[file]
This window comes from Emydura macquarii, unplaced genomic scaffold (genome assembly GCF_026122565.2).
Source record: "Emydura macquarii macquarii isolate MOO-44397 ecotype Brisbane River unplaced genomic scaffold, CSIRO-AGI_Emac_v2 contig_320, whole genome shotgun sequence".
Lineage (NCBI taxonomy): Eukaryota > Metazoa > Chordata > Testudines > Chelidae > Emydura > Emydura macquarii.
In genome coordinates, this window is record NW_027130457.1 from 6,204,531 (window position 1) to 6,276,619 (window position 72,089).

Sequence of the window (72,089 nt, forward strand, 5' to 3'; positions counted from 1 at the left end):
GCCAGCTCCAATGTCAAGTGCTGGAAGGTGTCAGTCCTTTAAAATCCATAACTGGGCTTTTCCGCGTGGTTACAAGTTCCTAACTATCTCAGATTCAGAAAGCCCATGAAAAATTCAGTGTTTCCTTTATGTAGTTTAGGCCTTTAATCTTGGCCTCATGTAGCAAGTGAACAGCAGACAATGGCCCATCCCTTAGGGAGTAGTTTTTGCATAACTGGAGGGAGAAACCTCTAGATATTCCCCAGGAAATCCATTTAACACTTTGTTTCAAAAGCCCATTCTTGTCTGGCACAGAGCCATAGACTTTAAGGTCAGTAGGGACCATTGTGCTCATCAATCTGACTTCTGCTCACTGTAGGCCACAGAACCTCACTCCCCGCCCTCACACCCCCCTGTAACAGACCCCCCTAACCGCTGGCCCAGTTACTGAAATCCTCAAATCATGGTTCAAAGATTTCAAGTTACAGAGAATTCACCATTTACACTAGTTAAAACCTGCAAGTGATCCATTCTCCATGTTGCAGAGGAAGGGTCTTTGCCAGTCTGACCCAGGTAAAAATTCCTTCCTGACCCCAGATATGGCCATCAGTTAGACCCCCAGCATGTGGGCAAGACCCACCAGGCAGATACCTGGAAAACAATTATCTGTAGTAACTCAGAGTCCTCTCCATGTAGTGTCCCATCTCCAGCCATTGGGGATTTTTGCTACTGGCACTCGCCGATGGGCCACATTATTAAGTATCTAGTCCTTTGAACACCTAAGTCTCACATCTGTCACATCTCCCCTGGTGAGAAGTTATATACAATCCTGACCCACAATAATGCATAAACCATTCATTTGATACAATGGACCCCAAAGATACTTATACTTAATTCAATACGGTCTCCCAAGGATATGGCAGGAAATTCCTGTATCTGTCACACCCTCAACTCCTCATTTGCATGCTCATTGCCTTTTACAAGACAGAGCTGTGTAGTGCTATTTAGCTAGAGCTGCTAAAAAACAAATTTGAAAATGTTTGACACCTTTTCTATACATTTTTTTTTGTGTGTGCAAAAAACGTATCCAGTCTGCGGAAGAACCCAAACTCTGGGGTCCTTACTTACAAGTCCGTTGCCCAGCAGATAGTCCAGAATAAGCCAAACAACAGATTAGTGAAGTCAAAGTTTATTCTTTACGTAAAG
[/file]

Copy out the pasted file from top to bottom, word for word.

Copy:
This window comes from Emydura macquarii, unplaced genomic scaffold (genome assembly GCF_026122565.2).
Source record: "Emydura macquarii macquarii isolate MOO-44397 ecotype Brisbane River unplaced genomic scaffold, CSIRO-AGI_Emac_v2 contig_320, whole genome shotgun sequence".
Lineage (NCBI taxonomy): Eukaryota > Metazoa > Chordata > Testudines > Chelidae > Emydura > Emydura macquarii.
In genome coordinates, this window is record NW_027130457.1 from 6,204,531 (window position 1) to 6,276,619 (window position 72,089).

Sequence of the window (72,089 nt, forward strand, 5' to 3'; positions counted from 1 at the left end):
GCCAGCTCCAATGTCAAGTGCTGGAAGGTGTCAGTCCTTTAAAATCCATAACTGGGCTTTTCCGCGTGGTTACAAGTTCCTAACTATCTCAGATTCAGAAAGCCCATGAAAAATTCAGTGTTTCCTTTATGTAGTTTAGGCCTTTAATCTTGGCCTCATGTAGCAAGTGAACAGCAGACAATGGCCCATCCCTTAGGGAGTAGTTTTTGCATAACTGGAGGGAGAAACCTCTAGATATTCCCCAGGAAATCCATTTAACACTTTGTTTCAAAAGCCCATTCTTGTCTGGCACAGAGCCATAGACTTTAAGGTCAGTAGGGACCATTGTGCTCATCAATCTGACTTCTGCTCACTGTAGGCCACAGAACCTCACTCCCCGCCCTCACACCCCCCTGTAACAGACCCCCCTAACCGCTGGCCCAGTTACTGAAATCCTCAAATCATGGTTCAAAGATTTCAAGTTACAGAGAATTCACCATTTACACTAGTTAAAACCTGCAAGTGATCCATTCTCCATGTTGCAGAGGAAGGGTCTTTGCCAGTCTGACCCAGGTAAAAATTCCTTCCTGACCCCAGATATGGCCATCAGTTAGACCCCCAGCATGTGGGCAAGACCCACCAGGCAGATACCTGGAAAACAATTATCTGTAGTAACTCAGAGTCCTCTCCATGTAGTGTCCCATCTCCAGCCATTGGGGATTTTTGCTACTGGCACTCGCCGATGGGCCACATTATTAAGTATCTAGTCCTTTGAACACCTAAGTCTCACATCTGTCACATCTCCCCTGGTGAGAAGTTATATACAATCCTGACCCACAATAATGCATAAACCATTCATTTGATACAATGGACCCCAAAGATACTTATACTTAATTCAATACGGTCTCCCAAGGATATGGCAGGAAATTCCTGTATCTGTCACACCCTCAACTCCTCATTTGCATGCTCATTGCCTTTTACAAGACAGAGCTGTGTAGTGCTATTTAGCTAGAGCTGCTAAAAAACAAATTTGAAAATGTTTGACACCTTTTCTATACATTTTTTTTTGTGTGTGCAAAAAACGTATCCAGTCTGCGGAAGAACCCAAACTCTGGGGTCCTTACTTACAAGTCCGTTGCCCAGCAGATAGTCCAGAATAAGCCAAACAACAGATTAGTGAAGTCAAAGTTTATTCTTTACGTAAAG